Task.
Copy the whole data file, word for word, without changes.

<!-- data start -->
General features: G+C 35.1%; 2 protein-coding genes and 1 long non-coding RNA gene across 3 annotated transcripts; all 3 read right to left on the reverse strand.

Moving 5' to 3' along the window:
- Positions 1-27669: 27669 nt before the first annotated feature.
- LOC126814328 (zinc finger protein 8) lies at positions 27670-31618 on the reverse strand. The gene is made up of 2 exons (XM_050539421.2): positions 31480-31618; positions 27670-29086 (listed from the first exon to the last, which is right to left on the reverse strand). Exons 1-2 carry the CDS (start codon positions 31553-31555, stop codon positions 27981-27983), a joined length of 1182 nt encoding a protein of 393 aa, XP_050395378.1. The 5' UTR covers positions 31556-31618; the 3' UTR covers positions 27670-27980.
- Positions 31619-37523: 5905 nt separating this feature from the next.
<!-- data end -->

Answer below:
General features: G+C 35.1%; 2 protein-coding genes and 1 long non-coding RNA gene across 3 annotated transcripts; all 3 read right to left on the reverse strand.

Moving 5' to 3' along the window:
- Positions 1-27669: 27669 nt before the first annotated feature.
- LOC126814328 (zinc finger protein 8) lies at positions 27670-31618 on the reverse strand. The gene is made up of 2 exons (XM_050539421.2): positions 31480-31618; positions 27670-29086 (listed from the first exon to the last, which is right to left on the reverse strand). Exons 1-2 carry the CDS (start codon positions 31553-31555, stop codon positions 27981-27983), a joined length of 1182 nt encoding a protein of 393 aa, XP_050395378.1. The 5' UTR covers positions 31556-31618; the 3' UTR covers positions 27670-27980.
- Positions 31619-37523: 5905 nt separating this feature from the next.